15. Use your non-dominant hand to gently press against patient’s skin while using your dominant hand to lift an adhesive edge.
  16. Stretch (do not peel) outer edge of border laterally to release adhesive grip against patient’s skin.
  17. Continue lifting and stretching until adhesive side of dressing is completely removed from patient’s wound and surrounding skin.
  18. Lift foam from wound.
  19. If foam is adhered to wound bed, introduce sterile water or normal saline (NS) into dressing.
  20. Allow time for foam to absorb solution and soften dried exudate so foam can be gently removed. Minor bleeding can result when removing foam from areas where in-growth of granulation has occurred.
  21. Count number of pieces of foam removed from wound.
  22. Confirm removal of all pieces of foam by reviewing patient’s record or label placed on dressing at previous dressing change.
  23. Use adhesive remover to clean any adhesive residue from skin surrounding wound.
  24. Inspect and assess wound exudate.
  25. Note volume and characteristics of wound exudate in collection canister or reservoir from date of previous dressing change.
  26. If collection reservoir will be reused, mark level of exudate drainage on outside of reservoir.
  27. If reservoir will be replaced, drain all fluid from tubing into collection reservoir, detach reservoir from vacuum pump, and place sealed reservoir in a biohazardous container for disposal.
  28. Record volume of drainage in patient’s intake and output record.
  29. If a sudden large increase in wound exudate is observed, contact treating clinician.
  30. If wound or exudate suggest presence of infection, use aseptic non-touch technique (ANTT) to collect a sample of wound drainage for lab testing.
  31. Verify clamps on tubing are closed.
  32. Remove and discard soiled gloves.
  33. Perform hand hygiene.
  34. Put on nonsterile gloves.
  35. Clean skin around wound using ANTT.
  36. Irrigate wound bed to remove debris that could promote bacterial growth.
  37. Use care to avoid disturbing granulation tissue.
  38. Use a 30- to 35-mL syringe filled with NS and an 18- to 19-gauge needle to irrigate wound, directing flow of irrigation solution away from wound.
  39. Use sterile gauze to blot excess moisture from wound bed surface. Use a new gauze pad for each pass.
  40. Allow some moisture to remain in wound bed, as tissue will benefit from a moist wound environment.
  41. Gently dry intact surrounding skin.
  42. Assess wound site.
  43. Observe wound appearance, as it can become a deeper, “beefier” red color as vacuum suction promotes perfusion to wound bed.
  44. Observe for granulation tissue at wound edges.
  45. Observe and measure wound dimensions, which should begin to decrease.
  46. If wound bed is dry, contact treating clinician to decrease negative pressure or use alternative materials (per provider’s orders) against wound bed. Although wound assessment is performed each time dressing is changed, initial staging/grading does not change as wound healing progresses.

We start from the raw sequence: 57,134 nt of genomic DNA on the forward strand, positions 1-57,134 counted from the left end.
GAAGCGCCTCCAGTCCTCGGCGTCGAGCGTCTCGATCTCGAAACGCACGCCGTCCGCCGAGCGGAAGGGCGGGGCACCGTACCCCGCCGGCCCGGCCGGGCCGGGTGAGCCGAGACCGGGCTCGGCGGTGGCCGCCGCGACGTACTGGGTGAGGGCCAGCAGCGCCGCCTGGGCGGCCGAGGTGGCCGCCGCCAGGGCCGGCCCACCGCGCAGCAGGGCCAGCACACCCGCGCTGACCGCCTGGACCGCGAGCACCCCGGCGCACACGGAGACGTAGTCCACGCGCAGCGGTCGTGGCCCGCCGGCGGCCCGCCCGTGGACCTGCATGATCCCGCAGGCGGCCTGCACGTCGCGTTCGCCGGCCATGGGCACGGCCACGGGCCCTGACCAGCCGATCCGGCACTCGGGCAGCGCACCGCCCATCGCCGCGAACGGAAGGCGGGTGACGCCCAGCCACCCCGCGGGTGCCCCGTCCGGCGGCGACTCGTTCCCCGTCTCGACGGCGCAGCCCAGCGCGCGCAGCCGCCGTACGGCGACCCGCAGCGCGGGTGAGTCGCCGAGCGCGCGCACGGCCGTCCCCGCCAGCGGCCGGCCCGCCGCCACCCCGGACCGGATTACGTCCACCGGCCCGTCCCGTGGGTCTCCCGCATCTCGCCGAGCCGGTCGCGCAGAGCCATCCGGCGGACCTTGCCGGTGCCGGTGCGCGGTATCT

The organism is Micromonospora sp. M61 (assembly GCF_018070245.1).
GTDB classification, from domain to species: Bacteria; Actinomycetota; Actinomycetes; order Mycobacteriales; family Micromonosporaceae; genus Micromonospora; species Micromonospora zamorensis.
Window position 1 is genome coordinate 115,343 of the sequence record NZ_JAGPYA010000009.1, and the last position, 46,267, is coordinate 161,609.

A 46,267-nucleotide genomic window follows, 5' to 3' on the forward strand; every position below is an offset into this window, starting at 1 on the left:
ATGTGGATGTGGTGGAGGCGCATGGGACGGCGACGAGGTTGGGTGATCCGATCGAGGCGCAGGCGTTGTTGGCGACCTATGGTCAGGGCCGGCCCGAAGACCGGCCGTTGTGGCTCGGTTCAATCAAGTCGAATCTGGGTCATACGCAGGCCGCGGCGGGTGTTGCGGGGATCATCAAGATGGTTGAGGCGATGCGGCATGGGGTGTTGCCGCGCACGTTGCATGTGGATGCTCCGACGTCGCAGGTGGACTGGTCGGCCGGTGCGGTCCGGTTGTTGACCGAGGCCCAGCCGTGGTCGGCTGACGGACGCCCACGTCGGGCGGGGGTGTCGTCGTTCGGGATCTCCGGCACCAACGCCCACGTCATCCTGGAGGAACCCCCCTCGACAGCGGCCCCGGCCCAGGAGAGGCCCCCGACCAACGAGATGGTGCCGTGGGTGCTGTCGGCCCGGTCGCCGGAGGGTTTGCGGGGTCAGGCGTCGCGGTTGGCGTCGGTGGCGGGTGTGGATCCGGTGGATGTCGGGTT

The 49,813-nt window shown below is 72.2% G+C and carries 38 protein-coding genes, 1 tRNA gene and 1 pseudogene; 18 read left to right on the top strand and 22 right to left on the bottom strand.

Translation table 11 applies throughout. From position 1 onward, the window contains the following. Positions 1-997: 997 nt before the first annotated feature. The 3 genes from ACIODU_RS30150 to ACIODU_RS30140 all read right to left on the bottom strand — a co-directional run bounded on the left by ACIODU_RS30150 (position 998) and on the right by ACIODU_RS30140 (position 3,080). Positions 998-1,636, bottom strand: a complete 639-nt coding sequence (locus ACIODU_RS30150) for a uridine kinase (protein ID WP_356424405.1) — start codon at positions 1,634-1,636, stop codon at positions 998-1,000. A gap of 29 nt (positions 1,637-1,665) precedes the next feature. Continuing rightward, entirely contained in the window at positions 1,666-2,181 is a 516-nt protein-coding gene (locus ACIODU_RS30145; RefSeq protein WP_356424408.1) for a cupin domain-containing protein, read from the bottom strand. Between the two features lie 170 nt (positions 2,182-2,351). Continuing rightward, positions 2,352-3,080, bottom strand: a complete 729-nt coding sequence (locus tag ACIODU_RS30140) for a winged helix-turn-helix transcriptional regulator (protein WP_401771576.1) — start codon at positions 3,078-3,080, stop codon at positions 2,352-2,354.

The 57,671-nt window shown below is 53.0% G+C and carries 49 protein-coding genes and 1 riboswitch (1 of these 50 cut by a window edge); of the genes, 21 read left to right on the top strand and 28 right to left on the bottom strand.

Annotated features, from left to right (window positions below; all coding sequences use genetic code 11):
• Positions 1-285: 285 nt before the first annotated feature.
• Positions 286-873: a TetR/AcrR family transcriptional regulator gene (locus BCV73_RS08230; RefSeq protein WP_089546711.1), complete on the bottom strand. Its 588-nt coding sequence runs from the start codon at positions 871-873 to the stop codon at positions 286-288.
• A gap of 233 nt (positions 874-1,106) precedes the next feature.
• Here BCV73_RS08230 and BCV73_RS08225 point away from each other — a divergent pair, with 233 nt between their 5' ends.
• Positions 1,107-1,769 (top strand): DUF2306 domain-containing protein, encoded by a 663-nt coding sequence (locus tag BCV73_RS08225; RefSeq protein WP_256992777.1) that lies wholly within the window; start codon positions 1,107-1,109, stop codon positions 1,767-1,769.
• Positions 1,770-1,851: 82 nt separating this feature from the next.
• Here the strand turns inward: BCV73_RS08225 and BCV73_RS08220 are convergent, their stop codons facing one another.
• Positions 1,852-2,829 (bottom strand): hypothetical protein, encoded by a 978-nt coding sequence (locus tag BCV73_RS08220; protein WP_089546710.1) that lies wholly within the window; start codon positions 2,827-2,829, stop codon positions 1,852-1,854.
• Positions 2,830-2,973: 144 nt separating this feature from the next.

47. Remove and dispose of soiled gloves.
  48. Perform hand hygiene.
  49. Prepare foam or dressing.
  50. Use a sterile drape to create a sterile field on which to place supplies. Note many clinicians use inner wrapping of a sterile package as a sterile field.
  51. Open sterile supplies onto sterile field.
  52. Inspect dressing package for tears and note expiration date prior to opening and placing dressing on sterile field.
  53. Use scissors to cut foam to fit shape of wound. Note must be worn if foam is held by hand.
  54. Prevent loose foam particles from falling into wound.
  55. Do not cut foam over wound.
  56. Gently brush any loose particles from foam edges.
  57. Using appropriate aseptic technique, apply foam dressing per manufacturer directions (such as using polyvinyl chloride foam against wound bed or filling tunneled areas). This involves filling wound cavity with foam. Do not tightly pack compress foam into wound space. Exudate cannot be easily suctioned if foam is compacted into wound.
  58. Use sterile applicator or cotton-tipped swab to assist in positioning foam or gauze into deeper wound recesses.
  59. Do not allow foam or gauze to touch surrounding skin during placement.
  60. Connect dressing to NPWT system (tubing, reservoir, and pump).
  61. Apply a barrier film to skin surrounding wound.
  62. Position transparent adhesive cover dressing over foam using nonsterile gloves.
  63. Confirm dressing extends 3-5 cm (1.2-1.6 inches) beyond wound edges (or as recommended by manufacturer).
  64. Avoid wrinkles or tenting when placing transparent adhesive dressing.
  65. Avoid stretching transparent dressing during application because increased tension can create shearing forces against periwound tissue.
  66. Cut a 2.5-cm (1-inch) hole (not a slit) in center of transparent dressing.
  67. Cover hole in center of transparent dressing with device-specific tubing.
  68. Connect tubing attached to transparent cover dressing to collection reservoir tubing.
  69. Confirm clamps on all tubing are open.
  70. Power on vacuum pump and adjust settings as prescribed. Most wounds will be managed at −125 mm Hg of continuous suction. However, skin grafts may have lower settings, such as −75 mm Hg, and pressure should be reduced if the wound is dry. Intermittent pressure is typically provided in cycles of 5 minutes at a higher pressure and 2 minutes at a lower pressure. Suction does not stop during the intermittent cycle.
  71. Observe for collapse of foam or gauze. If compression does not occur, search for and remedy any leaks.
  72. Add a label to dressing. Include date/time of dressing change and total number of foam or gauze pieces used to dress wound.
  73. Include this information in patient’s medical record in event label is inadvertently removed prior to next dressing change.